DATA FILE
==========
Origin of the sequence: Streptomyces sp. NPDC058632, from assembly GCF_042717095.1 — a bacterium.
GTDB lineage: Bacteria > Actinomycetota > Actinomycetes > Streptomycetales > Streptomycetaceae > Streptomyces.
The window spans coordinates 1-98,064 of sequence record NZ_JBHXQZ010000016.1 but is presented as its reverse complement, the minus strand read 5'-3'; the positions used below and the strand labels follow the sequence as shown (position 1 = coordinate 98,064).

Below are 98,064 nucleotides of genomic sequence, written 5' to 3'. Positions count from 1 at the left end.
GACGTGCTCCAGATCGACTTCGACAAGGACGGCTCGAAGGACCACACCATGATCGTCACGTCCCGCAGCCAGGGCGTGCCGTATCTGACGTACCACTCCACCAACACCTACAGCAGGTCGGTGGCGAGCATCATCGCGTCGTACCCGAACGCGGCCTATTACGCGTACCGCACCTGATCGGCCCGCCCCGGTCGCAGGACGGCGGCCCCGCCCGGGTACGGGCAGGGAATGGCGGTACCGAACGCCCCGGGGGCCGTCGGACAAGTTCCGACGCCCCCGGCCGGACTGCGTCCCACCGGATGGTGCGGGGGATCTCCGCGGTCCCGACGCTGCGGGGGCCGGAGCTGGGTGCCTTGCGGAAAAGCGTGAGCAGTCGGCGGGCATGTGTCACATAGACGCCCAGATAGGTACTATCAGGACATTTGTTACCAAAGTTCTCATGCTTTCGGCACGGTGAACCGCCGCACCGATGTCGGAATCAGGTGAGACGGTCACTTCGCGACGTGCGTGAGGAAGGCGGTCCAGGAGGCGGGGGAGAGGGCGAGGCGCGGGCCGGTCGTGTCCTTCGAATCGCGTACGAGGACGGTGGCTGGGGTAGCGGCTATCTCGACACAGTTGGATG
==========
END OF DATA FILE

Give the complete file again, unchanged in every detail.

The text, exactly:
Origin of the sequence: Streptomyces sp. NPDC058632, from assembly GCF_042717095.1 — a bacterium.
GTDB lineage: Bacteria > Actinomycetota > Actinomycetes > Streptomycetales > Streptomycetaceae > Streptomyces.
The window spans coordinates 1-98,064 of sequence record NZ_JBHXQZ010000016.1 but is presented as its reverse complement, the minus strand read 5'-3'; the positions used below and the strand labels follow the sequence as shown (position 1 = coordinate 98,064).

Below are 98,064 nucleotides of genomic sequence, written 5' to 3'. Positions count from 1 at the left end.
GACGTGCTCCAGATCGACTTCGACAAGGACGGCTCGAAGGACCACACCATGATCGTCACGTCCCGCAGCCAGGGCGTGCCGTATCTGACGTACCACTCCACCAACACCTACAGCAGGTCGGTGGCGAGCATCATCGCGTCGTACCCGAACGCGGCCTATTACGCGTACCGCACCTGATCGGCCCGCCCCGGTCGCAGGACGGCGGCCCCGCCCGGGTACGGGCAGGGAATGGCGGTACCGAACGCCCCGGGGGCCGTCGGACAAGTTCCGACGCCCCCGGCCGGACTGCGTCCCACCGGATGGTGCGGGGGATCTCCGCGGTCCCGACGCTGCGGGGGCCGGAGCTGGGTGCCTTGCGGAAAAGCGTGAGCAGTCGGCGGGCATGTGTCACATAGACGCCCAGATAGGTACTATCAGGACATTTGTTACCAAAGTTCTCATGCTTTCGGCACGGTGAACCGCCGCACCGATGTCGGAATCAGGTGAGACGGTCACTTCGCGACGTGCGTGAGGAAGGCGGTCCAGGAGGCGGGGGAGAGGGCGAGGCGCGGGCCGGTCGTGTCCTTCGAATCGCGTACGAGGACGGTGGCTGGGGTAGCGGCTATCTCGACACAGTTGGATG